Gold eased on Thursday and was in sight of last week's four-month lows, with investors focused on talks between the White House and Congress to prevent the U.S. economy from plunging into recession next year.
Republican House of Representatives Speaker John Boehner urged the Democrat-controlled Senate to act to pull back from the so-called fiscal cliff and offered to at least consider any bill the upper chamber produced, raising hopes there may be a way through deadlock in Congress.
Gold fell $4.58 an ounce to $1,654.91 by 1059 GMT. It has come off a 4-month low of $1,635.09 struck last Thursday, but remains below a record high of around $1,920 hit in September 2011.
U.S. gold for February fell 0.3 percent to $1,655.70 an ounce.
The United States faces $109 billion in across-the-board spending cuts starting in January unless a deal is reached to either replace or delay them. Democrats want to switch the spending cuts to tax increases for the most part.
"If the politicians reach an agreement on the fiscal cliff, the dollar could suffer and there could be more investment into gold," said Afshin Nabavi, head of trading at MKS Finance, referring to gold's behaviour as a risk asset similar to shares.
He said he expected gold to trade in a range of $1,650-1,670 per ounce in the near term.
"Every time we go to the lows near $1,650, there seems to be good buying," Nabavi said, talking of brisk physical offtake over the past week from China and India, the world's top two gold consumers.
A failure in the fiscal talks could spur safe-haven buying, boosting gold.
For the year, bullion is up around 6 percent, on track for a twelfth straight year of gains on rock-bottom interest rates, concerns over the financial stability of the euro zone, and diversification into bullion by central banks.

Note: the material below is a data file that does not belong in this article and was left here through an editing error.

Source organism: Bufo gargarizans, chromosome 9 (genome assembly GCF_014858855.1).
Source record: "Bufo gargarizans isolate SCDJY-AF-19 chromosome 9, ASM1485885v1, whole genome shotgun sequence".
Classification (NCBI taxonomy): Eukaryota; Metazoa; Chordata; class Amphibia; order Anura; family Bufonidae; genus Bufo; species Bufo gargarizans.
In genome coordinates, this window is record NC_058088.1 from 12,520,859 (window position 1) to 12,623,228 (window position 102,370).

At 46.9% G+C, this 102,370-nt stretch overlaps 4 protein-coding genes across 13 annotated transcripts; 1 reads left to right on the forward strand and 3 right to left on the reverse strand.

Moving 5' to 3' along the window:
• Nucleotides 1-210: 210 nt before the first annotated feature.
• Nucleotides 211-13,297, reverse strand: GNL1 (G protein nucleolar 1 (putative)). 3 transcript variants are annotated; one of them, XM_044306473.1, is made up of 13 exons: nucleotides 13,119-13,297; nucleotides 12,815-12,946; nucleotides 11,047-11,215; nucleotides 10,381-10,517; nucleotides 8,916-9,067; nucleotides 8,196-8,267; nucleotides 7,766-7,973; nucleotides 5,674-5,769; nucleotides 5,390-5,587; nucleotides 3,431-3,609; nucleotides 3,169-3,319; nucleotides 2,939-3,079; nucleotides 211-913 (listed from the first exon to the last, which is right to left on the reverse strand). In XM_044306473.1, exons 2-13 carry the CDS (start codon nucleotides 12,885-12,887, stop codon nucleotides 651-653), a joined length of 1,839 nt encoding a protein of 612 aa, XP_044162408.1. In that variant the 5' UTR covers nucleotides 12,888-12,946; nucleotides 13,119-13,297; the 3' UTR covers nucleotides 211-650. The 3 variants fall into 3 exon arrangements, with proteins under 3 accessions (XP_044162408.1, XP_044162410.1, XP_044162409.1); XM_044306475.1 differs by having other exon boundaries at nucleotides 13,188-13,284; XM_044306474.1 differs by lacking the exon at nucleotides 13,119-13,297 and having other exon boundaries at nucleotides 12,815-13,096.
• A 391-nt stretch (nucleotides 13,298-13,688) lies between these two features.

Investors await the release of U.S. weekly jobless claims data due at 1330 GMT after a recent run of positive economic data from the United States. Economists in a Reuters survey forecast a total of 360,000 new filings compared with 361,000 in the prior week.
"The better the data the more the fear that monetary easing will ultimately come to an end," said Credit Suisse analyst Tobias Merath.
"Every time there is this fear that monetary easing may not be continued to the extent that was previously expected there can always be a little bit of selling pressure."
Gold prices have benefited from the ultra-loose monetary policy of leading central banks because of gold's appeal as a hedge against inflationary fears.
Spot gold is expected to drop into a range of $1,397-$1,447 per ounce over the next three months, as indicated by its wave pattern and a Fibonacci retracement analysis, according to Reuters market analyst Wang Tao.
In other markets, world shares and the euro edged higher on Thursday, while the yen hit a two-year low on the prospect of drastic monetary easing.
Gold demand in India, the world's biggest buyer of the metal, remained strong on Thursday as jewellers were restocking for a key festival, though retail demand was weak.
Miner Randgold Resources Plc has cut the production forecast for its troubled Ivory Coast gold mine after a fire over Christmas at the project's mill.
Silver was down 0.17 percent to $29.92 an ounce, platinum eased 0.02 percent to $1,532.74 and sister metal palladium firmed 0.28 percent to $691.47 an ounce.